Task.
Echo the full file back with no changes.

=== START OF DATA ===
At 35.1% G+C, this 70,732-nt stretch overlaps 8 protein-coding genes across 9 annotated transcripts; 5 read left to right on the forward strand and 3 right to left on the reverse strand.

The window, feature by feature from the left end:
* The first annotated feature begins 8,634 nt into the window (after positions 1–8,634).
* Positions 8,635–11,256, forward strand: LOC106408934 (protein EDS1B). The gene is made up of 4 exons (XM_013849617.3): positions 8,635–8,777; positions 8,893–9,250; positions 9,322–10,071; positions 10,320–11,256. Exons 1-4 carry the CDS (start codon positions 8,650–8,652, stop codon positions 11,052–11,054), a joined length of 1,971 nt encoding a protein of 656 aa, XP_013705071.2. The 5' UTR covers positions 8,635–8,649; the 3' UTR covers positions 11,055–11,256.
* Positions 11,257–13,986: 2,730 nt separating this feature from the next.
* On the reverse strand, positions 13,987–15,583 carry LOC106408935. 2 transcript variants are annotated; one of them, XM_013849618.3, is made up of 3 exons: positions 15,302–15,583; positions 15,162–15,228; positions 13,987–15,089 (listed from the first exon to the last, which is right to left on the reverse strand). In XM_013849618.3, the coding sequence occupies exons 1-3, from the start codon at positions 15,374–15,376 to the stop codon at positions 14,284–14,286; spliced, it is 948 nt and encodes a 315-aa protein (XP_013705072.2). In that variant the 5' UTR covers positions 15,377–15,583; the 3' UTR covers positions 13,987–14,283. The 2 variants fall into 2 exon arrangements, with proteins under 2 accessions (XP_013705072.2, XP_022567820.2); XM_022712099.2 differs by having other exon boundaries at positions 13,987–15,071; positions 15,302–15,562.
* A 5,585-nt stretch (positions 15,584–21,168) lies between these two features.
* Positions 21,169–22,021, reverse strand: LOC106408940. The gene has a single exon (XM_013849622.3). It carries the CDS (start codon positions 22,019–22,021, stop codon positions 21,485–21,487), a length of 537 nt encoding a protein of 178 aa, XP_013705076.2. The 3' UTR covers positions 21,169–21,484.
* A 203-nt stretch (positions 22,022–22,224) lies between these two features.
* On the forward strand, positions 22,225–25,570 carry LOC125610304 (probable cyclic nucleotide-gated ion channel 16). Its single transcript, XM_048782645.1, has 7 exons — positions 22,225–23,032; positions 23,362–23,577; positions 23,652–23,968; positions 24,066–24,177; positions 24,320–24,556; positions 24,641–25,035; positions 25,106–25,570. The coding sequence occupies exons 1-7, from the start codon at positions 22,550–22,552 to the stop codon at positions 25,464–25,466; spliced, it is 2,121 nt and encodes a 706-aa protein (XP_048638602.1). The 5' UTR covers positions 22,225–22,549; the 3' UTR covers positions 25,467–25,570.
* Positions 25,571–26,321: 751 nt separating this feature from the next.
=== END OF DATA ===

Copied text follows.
At 35.1% G+C, this 70,732-nt stretch overlaps 8 protein-coding genes across 9 annotated transcripts; 5 read left to right on the forward strand and 3 right to left on the reverse strand.

The window, feature by feature from the left end:
* The first annotated feature begins 8,634 nt into the window (after positions 1–8,634).
* Positions 8,635–11,256, forward strand: LOC106408934 (protein EDS1B). The gene is made up of 4 exons (XM_013849617.3): positions 8,635–8,777; positions 8,893–9,250; positions 9,322–10,071; positions 10,320–11,256. Exons 1-4 carry the CDS (start codon positions 8,650–8,652, stop codon positions 11,052–11,054), a joined length of 1,971 nt encoding a protein of 656 aa, XP_013705071.2. The 5' UTR covers positions 8,635–8,649; the 3' UTR covers positions 11,055–11,256.
* Positions 11,257–13,986: 2,730 nt separating this feature from the next.
* On the reverse strand, positions 13,987–15,583 carry LOC106408935. 2 transcript variants are annotated; one of them, XM_013849618.3, is made up of 3 exons: positions 15,302–15,583; positions 15,162–15,228; positions 13,987–15,089 (listed from the first exon to the last, which is right to left on the reverse strand). In XM_013849618.3, the coding sequence occupies exons 1-3, from the start codon at positions 15,374–15,376 to the stop codon at positions 14,284–14,286; spliced, it is 948 nt and encodes a 315-aa protein (XP_013705072.2). In that variant the 5' UTR covers positions 15,377–15,583; the 3' UTR covers positions 13,987–14,283. The 2 variants fall into 2 exon arrangements, with proteins under 2 accessions (XP_013705072.2, XP_022567820.2); XM_022712099.2 differs by having other exon boundaries at positions 13,987–15,071; positions 15,302–15,562.
* A 5,585-nt stretch (positions 15,584–21,168) lies between these two features.
* Positions 21,169–22,021, reverse strand: LOC106408940. The gene has a single exon (XM_013849622.3). It carries the CDS (start codon positions 22,019–22,021, stop codon positions 21,485–21,487), a length of 537 nt encoding a protein of 178 aa, XP_013705076.2. The 3' UTR covers positions 21,169–21,484.
* A 203-nt stretch (positions 22,022–22,224) lies between these two features.
* On the forward strand, positions 22,225–25,570 carry LOC125610304 (probable cyclic nucleotide-gated ion channel 16). Its single transcript, XM_048782645.1, has 7 exons — positions 22,225–23,032; positions 23,362–23,577; positions 23,652–23,968; positions 24,066–24,177; positions 24,320–24,556; positions 24,641–25,035; positions 25,106–25,570. The coding sequence occupies exons 1-7, from the start codon at positions 22,550–22,552 to the stop codon at positions 25,464–25,466; spliced, it is 2,121 nt and encodes a 706-aa protein (XP_048638602.1). The 5' UTR covers positions 22,225–22,549; the 3' UTR covers positions 25,467–25,570.
* Positions 25,571–26,321: 751 nt separating this feature from the next.